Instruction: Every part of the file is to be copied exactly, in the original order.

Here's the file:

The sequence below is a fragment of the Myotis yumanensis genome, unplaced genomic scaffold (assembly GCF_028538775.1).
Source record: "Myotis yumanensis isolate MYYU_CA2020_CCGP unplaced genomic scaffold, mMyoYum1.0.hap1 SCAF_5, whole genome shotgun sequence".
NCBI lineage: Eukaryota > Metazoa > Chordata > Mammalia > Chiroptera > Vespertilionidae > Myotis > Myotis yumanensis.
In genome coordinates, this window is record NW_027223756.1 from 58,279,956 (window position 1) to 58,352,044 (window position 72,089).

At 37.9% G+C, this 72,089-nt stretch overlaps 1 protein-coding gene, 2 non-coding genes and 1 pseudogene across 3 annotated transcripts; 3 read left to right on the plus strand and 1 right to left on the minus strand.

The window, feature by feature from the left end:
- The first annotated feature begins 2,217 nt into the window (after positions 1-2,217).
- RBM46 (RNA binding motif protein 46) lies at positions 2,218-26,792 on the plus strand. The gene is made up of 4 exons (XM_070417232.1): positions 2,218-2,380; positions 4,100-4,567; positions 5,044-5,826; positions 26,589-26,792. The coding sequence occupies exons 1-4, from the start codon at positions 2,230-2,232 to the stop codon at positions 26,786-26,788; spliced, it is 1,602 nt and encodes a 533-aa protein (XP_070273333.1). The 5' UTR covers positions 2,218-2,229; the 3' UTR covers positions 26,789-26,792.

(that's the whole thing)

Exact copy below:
The sequence below is a fragment of the Myotis yumanensis genome, unplaced genomic scaffold (assembly GCF_028538775.1).
Source record: "Myotis yumanensis isolate MYYU_CA2020_CCGP unplaced genomic scaffold, mMyoYum1.0.hap1 SCAF_5, whole genome shotgun sequence".
NCBI lineage: Eukaryota > Metazoa > Chordata > Mammalia > Chiroptera > Vespertilionidae > Myotis > Myotis yumanensis.
In genome coordinates, this window is record NW_027223756.1 from 58,279,956 (window position 1) to 58,352,044 (window position 72,089).

At 37.9% G+C, this 72,089-nt stretch overlaps 1 protein-coding gene, 2 non-coding genes and 1 pseudogene across 3 annotated transcripts; 3 read left to right on the plus strand and 1 right to left on the minus strand.

The window, feature by feature from the left end:
- The first annotated feature begins 2,217 nt into the window (after positions 1-2,217).
- RBM46 (RNA binding motif protein 46) lies at positions 2,218-26,792 on the plus strand. The gene is made up of 4 exons (XM_070417232.1): positions 2,218-2,380; positions 4,100-4,567; positions 5,044-5,826; positions 26,589-26,792. The coding sequence occupies exons 1-4, from the start codon at positions 2,230-2,232 to the stop codon at positions 26,786-26,788; spliced, it is 1,602 nt and encodes a 533-aa protein (XP_070273333.1). The 5' UTR covers positions 2,218-2,229; the 3' UTR covers positions 26,789-26,792.